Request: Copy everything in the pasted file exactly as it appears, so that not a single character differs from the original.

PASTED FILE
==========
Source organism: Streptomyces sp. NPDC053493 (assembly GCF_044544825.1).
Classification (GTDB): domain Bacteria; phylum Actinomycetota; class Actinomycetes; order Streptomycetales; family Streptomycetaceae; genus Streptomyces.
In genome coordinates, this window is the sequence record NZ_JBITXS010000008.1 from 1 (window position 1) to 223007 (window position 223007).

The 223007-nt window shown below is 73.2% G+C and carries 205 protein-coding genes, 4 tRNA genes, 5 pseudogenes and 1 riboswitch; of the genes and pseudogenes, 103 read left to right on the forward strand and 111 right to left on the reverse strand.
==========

Source organism: Streptomyces sp. NPDC053493 (assembly GCF_044544825.1).
Classification (GTDB): domain Bacteria; phylum Actinomycetota; class Actinomycetes; order Streptomycetales; family Streptomycetaceae; genus Streptomyces.
In genome coordinates, this window is the sequence record NZ_JBITXS010000008.1 from 1 (window position 1) to 223007 (window position 223007).

The 223007-nt window shown below is 73.2% G+C and carries 205 protein-coding genes, 4 tRNA genes, 5 pseudogenes and 1 riboswitch; of the genes and pseudogenes, 103 read left to right on the forward strand and 111 right to left on the reverse strand.